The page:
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|DOE/EE||RIN: 1904-AC00||Publication ID: Fall 2013|
|Title: Energy Efficiency Standards for Metal Halide Lamp Fixtures|
|Abstract: Section 324 of the Energy Independence and Security Act of 2007 amends the Energy Policy and Conservation Act to require DOE issue a final rule by January 1, 2012, to determine if the energy conservation standards should be amended.|
|Agency: Department of Energy(DOE)||Priority: Economically Significant|
|RIN Status: Previously published in the Unified Agenda||Agenda Stage of Rulemaking: Proposed Rule Stage|
|Major: Yes||Unfunded Mandates: Undetermined|
|CFR Citation: 10 CFR 431|
|Legal Authority: 42 USC 6295(hh)(2)|
Statement of Need: EPCA requires minimum energy efficiency standards for certain appliances and commercial equipment, including metal halide lamp fixtures.
Summary of the Legal Basis: Title III of the Energy Policy and Conservation Act of 1975 (EPCA or the Act), Public Law 94?163 (42 U.S.C. 6291?6309, as codified), established the Energy Conservation Program for Consumer Products Other Than Automobiles. Pursuant to EPCA, any new or amended energy conservation standard that the U.S. Department of Energy (DOE) prescribes for certain products, such as metal halide lamp fixtures, shall be designed to achieve the maximum improvement in energy efficiency that is technologically feasible and economically justified (42 U.S.C. 6295(o)(2)(A)), and result in a significant conservation of energy. (42 U.S.C. 6295(o)(3)(B))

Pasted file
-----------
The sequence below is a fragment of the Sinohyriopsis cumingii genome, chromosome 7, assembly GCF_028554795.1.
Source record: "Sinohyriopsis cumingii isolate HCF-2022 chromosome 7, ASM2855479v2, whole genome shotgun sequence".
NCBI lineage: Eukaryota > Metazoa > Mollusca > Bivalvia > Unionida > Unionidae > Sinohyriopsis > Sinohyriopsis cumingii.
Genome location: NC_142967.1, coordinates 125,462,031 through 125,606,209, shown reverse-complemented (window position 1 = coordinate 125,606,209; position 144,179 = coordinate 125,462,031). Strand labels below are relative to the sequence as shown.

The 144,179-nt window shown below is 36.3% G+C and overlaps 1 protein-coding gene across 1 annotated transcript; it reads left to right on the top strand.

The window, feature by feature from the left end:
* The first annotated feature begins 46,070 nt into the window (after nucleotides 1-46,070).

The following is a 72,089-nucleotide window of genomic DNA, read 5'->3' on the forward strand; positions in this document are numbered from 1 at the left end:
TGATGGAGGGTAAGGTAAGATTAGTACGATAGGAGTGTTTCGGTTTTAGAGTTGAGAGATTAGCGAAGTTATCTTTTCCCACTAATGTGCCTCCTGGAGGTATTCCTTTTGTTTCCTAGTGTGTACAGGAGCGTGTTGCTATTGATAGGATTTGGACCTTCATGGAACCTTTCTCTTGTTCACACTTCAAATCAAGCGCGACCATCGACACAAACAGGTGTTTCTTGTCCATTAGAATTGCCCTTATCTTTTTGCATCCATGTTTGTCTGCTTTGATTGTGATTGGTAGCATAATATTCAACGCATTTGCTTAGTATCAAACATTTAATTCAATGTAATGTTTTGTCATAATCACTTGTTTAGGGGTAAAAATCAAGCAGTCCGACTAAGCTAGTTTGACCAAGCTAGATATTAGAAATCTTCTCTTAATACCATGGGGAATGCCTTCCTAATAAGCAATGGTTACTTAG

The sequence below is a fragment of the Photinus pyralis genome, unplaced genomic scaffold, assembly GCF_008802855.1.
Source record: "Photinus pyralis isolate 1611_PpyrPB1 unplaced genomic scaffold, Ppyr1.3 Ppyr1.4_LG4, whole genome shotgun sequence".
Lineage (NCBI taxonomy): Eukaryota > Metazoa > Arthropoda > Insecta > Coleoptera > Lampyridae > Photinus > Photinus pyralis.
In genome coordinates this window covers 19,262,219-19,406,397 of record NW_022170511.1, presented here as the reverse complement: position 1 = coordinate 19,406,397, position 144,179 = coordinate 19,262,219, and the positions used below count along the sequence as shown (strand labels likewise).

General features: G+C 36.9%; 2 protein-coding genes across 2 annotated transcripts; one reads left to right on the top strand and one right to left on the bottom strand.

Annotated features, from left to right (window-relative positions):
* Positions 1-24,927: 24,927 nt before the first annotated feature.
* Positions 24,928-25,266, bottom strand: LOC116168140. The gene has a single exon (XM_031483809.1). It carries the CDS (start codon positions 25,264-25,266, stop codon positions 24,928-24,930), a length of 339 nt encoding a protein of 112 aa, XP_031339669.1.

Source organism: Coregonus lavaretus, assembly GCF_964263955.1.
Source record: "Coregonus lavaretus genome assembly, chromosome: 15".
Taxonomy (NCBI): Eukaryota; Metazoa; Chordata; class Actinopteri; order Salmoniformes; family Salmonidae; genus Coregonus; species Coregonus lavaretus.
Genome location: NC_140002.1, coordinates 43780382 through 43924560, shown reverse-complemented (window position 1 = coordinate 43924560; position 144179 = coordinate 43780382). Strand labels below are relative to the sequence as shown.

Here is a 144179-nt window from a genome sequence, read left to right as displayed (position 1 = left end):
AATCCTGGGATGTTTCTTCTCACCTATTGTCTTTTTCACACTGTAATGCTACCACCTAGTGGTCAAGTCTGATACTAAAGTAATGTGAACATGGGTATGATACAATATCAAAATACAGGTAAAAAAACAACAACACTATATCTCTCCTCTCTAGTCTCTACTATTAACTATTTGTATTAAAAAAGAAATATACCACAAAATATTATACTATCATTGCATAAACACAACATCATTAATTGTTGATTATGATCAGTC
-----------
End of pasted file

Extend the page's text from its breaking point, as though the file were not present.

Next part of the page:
Alternatives: The statute requires DOE to conduct rulemakings to review standards and to revise standards to achieve the maximum improvement in energy efficiency that the Secretary determines is technologically feasible and economically justified. In making this determination, DOE conducts a thorough analysis of the alternative standard levels, including the existing standard, based on the criteria specified by the statute.
Anticipated Costs and Benefits: DOE believes that the benefits to the Nation of the proposed energy standards for metal halide lamp fixtures (such as energy savings, consumer average lifecycle cost savings, an increase in national net present value, and emission reductions) outweigh the burdens (such as loss of industry net present value). DOE estimates that energy savings from electricity will range from 0.80 quads to 1.1 quads over 30 years and the benefit to the Nation will be between $0.95 billion and $3.2 billion.
|Regulatory Flexibility Analysis Required: Undetermined||Government Levels Affected: Undetermined|
|Included in the Regulatory Plan: Yes|
|RIN Information URL: www1.eere.energy.gov/buildings/appliance_standards/commercial/metal_halide_lamp_ballasts.html||Public Comment URL: www.regulations.gov|
|RIN Data Printed in the FR: No|
Office of Buildings Technologies Program, EE-5B
Department of Energy
Energy Efficiency and Renewable Energy
1000 Independence Avenue SW.,
Washington, DC 20585